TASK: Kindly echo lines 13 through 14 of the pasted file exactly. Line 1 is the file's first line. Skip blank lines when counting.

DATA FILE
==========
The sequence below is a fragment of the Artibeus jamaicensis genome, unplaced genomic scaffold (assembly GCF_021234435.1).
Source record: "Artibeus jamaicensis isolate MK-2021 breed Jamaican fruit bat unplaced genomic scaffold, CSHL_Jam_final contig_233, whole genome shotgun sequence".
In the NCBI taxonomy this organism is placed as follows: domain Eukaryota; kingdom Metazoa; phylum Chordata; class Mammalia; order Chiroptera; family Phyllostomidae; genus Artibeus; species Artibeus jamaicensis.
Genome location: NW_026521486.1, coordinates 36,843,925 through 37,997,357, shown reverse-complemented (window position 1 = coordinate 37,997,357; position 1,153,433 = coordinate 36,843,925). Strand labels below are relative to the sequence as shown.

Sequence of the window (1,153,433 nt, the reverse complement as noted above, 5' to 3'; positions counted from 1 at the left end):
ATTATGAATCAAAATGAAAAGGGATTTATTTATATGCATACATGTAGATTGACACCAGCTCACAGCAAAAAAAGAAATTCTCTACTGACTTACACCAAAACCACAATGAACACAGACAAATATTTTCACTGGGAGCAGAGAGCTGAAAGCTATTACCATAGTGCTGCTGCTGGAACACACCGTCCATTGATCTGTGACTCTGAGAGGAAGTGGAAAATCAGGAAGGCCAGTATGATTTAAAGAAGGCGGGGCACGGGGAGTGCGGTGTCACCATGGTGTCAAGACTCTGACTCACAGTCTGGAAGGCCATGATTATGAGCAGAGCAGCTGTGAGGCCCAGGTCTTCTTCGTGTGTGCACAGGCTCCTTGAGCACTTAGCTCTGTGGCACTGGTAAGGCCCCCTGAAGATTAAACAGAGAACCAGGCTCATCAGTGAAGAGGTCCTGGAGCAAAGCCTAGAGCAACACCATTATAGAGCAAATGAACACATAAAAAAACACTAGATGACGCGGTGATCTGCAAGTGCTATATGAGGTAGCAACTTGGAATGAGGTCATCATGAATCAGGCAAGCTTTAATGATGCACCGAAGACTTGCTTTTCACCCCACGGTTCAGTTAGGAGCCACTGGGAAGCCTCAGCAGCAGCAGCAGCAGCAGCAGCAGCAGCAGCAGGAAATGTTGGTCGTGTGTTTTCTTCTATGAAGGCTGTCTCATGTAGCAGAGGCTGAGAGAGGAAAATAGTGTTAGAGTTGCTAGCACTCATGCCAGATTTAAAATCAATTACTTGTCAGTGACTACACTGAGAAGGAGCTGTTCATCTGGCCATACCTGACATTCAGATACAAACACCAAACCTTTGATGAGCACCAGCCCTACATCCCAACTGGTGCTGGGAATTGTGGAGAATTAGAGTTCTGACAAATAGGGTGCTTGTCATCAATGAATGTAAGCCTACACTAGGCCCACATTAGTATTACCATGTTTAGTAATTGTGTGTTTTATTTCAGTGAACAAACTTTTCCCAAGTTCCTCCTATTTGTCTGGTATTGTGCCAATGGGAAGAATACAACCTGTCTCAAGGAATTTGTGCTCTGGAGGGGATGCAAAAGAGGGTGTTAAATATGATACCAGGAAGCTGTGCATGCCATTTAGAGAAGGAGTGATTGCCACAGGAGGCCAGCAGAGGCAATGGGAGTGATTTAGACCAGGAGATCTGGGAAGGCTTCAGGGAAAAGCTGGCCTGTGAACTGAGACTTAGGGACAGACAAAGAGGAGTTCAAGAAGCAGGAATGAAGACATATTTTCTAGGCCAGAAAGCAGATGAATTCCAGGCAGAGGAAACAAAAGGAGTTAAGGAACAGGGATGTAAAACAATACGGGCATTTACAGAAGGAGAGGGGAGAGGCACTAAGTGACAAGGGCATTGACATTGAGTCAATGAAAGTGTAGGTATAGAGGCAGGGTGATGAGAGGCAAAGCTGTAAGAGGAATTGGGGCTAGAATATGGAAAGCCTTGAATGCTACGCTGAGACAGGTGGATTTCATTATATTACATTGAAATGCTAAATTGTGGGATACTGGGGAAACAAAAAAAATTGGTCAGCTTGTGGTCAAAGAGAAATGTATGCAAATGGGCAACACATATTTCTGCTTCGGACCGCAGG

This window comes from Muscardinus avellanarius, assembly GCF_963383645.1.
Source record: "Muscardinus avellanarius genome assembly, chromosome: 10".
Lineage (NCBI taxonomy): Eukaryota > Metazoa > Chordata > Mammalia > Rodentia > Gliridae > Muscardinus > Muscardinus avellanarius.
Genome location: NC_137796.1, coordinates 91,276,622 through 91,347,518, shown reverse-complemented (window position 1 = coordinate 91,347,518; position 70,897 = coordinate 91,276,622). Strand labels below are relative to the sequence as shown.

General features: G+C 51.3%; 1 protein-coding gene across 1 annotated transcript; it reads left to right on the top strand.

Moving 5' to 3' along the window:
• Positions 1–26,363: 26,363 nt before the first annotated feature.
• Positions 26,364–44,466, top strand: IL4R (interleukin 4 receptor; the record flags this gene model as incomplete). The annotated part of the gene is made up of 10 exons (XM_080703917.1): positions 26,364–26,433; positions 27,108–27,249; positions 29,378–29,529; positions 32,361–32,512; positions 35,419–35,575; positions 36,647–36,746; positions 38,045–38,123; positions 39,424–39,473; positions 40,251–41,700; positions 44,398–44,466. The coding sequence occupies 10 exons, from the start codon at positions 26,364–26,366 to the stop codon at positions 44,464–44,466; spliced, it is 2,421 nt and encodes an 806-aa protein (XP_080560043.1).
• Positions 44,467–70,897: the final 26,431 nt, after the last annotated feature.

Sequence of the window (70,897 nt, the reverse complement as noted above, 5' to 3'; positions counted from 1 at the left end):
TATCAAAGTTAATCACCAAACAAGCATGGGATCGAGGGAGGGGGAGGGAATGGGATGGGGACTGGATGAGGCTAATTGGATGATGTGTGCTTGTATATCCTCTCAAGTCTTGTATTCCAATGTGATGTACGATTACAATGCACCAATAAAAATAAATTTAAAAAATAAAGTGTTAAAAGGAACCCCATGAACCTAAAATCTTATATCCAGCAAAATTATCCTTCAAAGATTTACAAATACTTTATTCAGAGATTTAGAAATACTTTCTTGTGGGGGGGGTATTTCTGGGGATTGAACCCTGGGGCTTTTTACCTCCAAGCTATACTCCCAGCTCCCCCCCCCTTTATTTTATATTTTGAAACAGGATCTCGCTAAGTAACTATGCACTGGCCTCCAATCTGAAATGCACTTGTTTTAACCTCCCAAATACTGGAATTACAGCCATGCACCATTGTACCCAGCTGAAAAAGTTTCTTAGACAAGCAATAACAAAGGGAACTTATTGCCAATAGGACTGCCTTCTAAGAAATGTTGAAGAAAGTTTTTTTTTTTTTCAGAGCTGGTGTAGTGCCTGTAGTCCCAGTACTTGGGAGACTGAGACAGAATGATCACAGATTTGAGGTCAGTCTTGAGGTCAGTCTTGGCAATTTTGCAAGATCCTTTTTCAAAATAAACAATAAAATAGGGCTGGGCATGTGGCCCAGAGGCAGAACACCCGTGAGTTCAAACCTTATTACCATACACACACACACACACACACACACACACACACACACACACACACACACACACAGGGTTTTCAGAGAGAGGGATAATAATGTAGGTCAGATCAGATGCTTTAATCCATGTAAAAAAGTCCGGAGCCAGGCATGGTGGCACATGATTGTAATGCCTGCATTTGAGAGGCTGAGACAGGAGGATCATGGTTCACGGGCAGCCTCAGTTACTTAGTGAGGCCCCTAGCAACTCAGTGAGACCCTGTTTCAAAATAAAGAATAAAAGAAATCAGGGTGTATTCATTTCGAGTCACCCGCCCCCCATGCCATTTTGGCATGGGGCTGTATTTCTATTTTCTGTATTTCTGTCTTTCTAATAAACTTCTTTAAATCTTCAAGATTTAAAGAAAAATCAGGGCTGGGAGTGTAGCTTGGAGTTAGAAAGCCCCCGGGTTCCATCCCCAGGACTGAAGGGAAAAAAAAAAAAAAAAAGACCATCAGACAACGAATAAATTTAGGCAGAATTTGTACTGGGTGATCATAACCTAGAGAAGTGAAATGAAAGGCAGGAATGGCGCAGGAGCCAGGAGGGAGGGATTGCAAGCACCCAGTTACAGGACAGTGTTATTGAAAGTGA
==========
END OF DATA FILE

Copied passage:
• Positions 1–26,363: 26,363 nt before the first annotated feature.
• Positions 26,364–44,466, top strand: IL4R (interleukin 4 receptor; the record flags this gene model as incomplete). The annotated part of the gene is made up of 10 exons (XM_080703917.1): positions 26,364–26,433; positions 27,108–27,249; positions 29,378–29,529; positions 32,361–32,512; positions 35,419–35,575; positions 36,647–36,746; positions 38,045–38,123; positions 39,424–39,473; positions 40,251–41,700; positions 44,398–44,466. The coding sequence occupies 10 exons, from the start codon at positions 26,364–26,366 to the stop codon at positions 44,464–44,466; spliced, it is 2,421 nt and encodes an 806-aa protein (XP_080560043.1).